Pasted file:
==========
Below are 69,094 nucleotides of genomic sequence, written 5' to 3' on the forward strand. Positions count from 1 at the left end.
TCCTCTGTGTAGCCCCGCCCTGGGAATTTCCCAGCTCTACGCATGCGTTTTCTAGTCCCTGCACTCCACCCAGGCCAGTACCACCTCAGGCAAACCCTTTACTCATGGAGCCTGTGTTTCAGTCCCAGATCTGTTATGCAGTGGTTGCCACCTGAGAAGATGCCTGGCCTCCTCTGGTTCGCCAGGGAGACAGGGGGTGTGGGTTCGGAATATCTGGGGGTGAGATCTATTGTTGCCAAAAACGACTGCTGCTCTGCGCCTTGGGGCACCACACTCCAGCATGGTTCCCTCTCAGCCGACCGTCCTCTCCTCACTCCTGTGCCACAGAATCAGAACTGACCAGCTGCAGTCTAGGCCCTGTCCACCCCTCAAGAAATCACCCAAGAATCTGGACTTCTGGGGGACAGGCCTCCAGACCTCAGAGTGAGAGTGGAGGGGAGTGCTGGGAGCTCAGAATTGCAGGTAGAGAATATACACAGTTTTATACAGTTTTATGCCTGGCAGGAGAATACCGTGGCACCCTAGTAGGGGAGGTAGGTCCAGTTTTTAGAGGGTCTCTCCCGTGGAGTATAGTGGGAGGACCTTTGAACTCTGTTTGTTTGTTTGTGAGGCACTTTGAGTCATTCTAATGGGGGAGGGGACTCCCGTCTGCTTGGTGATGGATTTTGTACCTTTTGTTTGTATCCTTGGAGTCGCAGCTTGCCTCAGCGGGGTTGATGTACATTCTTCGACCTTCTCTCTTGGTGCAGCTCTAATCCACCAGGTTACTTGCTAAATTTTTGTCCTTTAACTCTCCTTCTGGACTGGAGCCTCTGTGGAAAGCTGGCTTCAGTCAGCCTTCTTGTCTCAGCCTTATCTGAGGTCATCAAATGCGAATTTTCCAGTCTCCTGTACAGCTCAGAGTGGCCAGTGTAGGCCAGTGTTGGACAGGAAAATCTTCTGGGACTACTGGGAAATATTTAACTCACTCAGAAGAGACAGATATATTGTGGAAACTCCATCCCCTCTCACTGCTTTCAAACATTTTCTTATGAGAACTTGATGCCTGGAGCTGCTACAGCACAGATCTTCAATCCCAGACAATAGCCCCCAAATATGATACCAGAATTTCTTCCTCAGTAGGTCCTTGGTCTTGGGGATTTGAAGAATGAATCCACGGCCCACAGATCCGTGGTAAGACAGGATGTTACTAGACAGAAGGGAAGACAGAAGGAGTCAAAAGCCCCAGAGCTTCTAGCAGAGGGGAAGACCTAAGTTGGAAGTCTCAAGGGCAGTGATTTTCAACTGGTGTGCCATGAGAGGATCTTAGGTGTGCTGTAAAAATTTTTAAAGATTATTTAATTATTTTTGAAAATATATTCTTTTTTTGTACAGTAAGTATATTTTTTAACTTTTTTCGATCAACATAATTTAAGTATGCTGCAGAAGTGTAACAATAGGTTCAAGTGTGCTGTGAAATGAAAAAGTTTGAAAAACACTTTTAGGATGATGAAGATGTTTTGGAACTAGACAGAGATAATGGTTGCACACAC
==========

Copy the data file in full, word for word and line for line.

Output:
Below are 69,094 nucleotides of genomic sequence, written 5' to 3' on the forward strand. Positions count from 1 at the left end.
TCCTCTGTGTAGCCCCGCCCTGGGAATTTCCCAGCTCTACGCATGCGTTTTCTAGTCCCTGCACTCCACCCAGGCCAGTACCACCTCAGGCAAACCCTTTACTCATGGAGCCTGTGTTTCAGTCCCAGATCTGTTATGCAGTGGTTGCCACCTGAGAAGATGCCTGGCCTCCTCTGGTTCGCCAGGGAGACAGGGGGTGTGGGTTCGGAATATCTGGGGGTGAGATCTATTGTTGCCAAAAACGACTGCTGCTCTGCGCCTTGGGGCACCACACTCCAGCATGGTTCCCTCTCAGCCGACCGTCCTCTCCTCACTCCTGTGCCACAGAATCAGAACTGACCAGCTGCAGTCTAGGCCCTGTCCACCCCTCAAGAAATCACCCAAGAATCTGGACTTCTGGGGGACAGGCCTCCAGACCTCAGAGTGAGAGTGGAGGGGAGTGCTGGGAGCTCAGAATTGCAGGTAGAGAATATACACAGTTTTATACAGTTTTATGCCTGGCAGGAGAATACCGTGGCACCCTAGTAGGGGAGGTAGGTCCAGTTTTTAGAGGGTCTCTCCCGTGGAGTATAGTGGGAGGACCTTTGAACTCTGTTTGTTTGTTTGTGAGGCACTTTGAGTCATTCTAATGGGGGAGGGGACTCCCGTCTGCTTGGTGATGGATTTTGTACCTTTTGTTTGTATCCTTGGAGTCGCAGCTTGCCTCAGCGGGGTTGATGTACATTCTTCGACCTTCTCTCTTGGTGCAGCTCTAATCCACCAGGTTACTTGCTAAATTTTTGTCCTTTAACTCTCCTTCTGGACTGGAGCCTCTGTGGAAAGCTGGCTTCAGTCAGCCTTCTTGTCTCAGCCTTATCTGAGGTCATCAAATGCGAATTTTCCAGTCTCCTGTACAGCTCAGAGTGGCCAGTGTAGGCCAGTGTTGGACAGGAAAATCTTCTGGGACTACTGGGAAATATTTAACTCACTCAGAAGAGACAGATATATTGTGGAAACTCCATCCCCTCTCACTGCTTTCAAACATTTTCTTATGAGAACTTGATGCCTGGAGCTGCTACAGCACAGATCTTCAATCCCAGACAATAGCCCCCAAATATGATACCAGAATTTCTTCCTCAGTAGGTCCTTGGTCTTGGGGATTTGAAGAATGAATCCACGGCCCACAGATCCGTGGTAAGACAGGATGTTACTAGACAGAAGGGAAGACAGAAGGAGTCAAAAGCCCCAGAGCTTCTAGCAGAGGGGAAGACCTAAGTTGGAAGTCTCAAGGGCAGTGATTTTCAACTGGTGTGCCATGAGAGGATCTTAGGTGTGCTGTAAAAATTTTTAAAGATTATTTAATTATTTTTGAAAATATATTCTTTTTTTGTACAGTAAGTATATTTTTTAACTTTTTTCGATCAACATAATTTAAGTATGCTGCAGAAGTGTAACAATAGGTTCAAGTGTGCTGTGAAATGAAAAAGTTTGAAAAACACTTTTAGGATGATGAAGATGTTTTGGAACTAGACAGAGATAATGGTTGCACACAC